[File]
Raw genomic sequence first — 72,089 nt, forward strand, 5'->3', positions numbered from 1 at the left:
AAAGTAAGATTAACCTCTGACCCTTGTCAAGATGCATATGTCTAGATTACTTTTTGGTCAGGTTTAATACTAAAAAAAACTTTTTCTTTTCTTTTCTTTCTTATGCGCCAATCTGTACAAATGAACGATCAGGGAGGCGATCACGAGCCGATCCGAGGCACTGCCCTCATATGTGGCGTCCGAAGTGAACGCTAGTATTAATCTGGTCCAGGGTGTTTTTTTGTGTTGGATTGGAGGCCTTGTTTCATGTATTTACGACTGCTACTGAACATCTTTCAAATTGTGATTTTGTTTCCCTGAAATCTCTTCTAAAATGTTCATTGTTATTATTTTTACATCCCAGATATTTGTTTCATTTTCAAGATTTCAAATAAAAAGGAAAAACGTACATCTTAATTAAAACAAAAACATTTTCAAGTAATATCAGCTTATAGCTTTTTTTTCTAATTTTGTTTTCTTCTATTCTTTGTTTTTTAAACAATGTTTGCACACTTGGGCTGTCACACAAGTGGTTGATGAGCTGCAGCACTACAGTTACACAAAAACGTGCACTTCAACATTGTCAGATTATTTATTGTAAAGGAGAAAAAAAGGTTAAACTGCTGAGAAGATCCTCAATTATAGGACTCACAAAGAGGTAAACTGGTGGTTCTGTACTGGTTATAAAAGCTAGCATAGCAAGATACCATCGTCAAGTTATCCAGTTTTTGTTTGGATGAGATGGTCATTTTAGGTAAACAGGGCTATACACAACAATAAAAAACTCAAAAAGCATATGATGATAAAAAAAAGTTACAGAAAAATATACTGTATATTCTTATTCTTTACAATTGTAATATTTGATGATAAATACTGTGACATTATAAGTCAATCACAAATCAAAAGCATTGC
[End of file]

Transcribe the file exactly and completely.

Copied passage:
Raw genomic sequence first — 72,089 nt, forward strand, 5'->3', positions numbered from 1 at the left:
AAAGTAAGATTAACCTCTGACCCTTGTCAAGATGCATATGTCTAGATTACTTTTTGGTCAGGTTTAATACTAAAAAAAACTTTTTCTTTTCTTTTCTTTCTTATGCGCCAATCTGTACAAATGAACGATCAGGGAGGCGATCACGAGCCGATCCGAGGCACTGCCCTCATATGTGGCGTCCGAAGTGAACGCTAGTATTAATCTGGTCCAGGGTGTTTTTTTGTGTTGGATTGGAGGCCTTGTTTCATGTATTTACGACTGCTACTGAACATCTTTCAAATTGTGATTTTGTTTCCCTGAAATCTCTTCTAAAATGTTCATTGTTATTATTTTTACATCCCAGATATTTGTTTCATTTTCAAGATTTCAAATAAAAAGGAAAAACGTACATCTTAATTAAAACAAAAACATTTTCAAGTAATATCAGCTTATAGCTTTTTTTTCTAATTTTGTTTTCTTCTATTCTTTGTTTTTTAAACAATGTTTGCACACTTGGGCTGTCACACAAGTGGTTGATGAGCTGCAGCACTACAGTTACACAAAAACGTGCACTTCAACATTGTCAGATTATTTATTGTAAAGGAGAAAAAAAGGTTAAACTGCTGAGAAGATCCTCAATTATAGGACTCACAAAGAGGTAAACTGGTGGTTCTGTACTGGTTATAAAAGCTAGCATAGCAAGATACCATCGTCAAGTTATCCAGTTTTTGTTTGGATGAGATGGTCATTTTAGGTAAACAGGGCTATACACAACAATAAAAAACTCAAAAAGCATATGATGATAAAAAAAAGTTACAGAAAAATATACTGTATATTCTTATTCTTTACAATTGTAATATTTGATGATAAATACTGTGACATTATAAGTCAATCACAAATCAAAAGCATTGC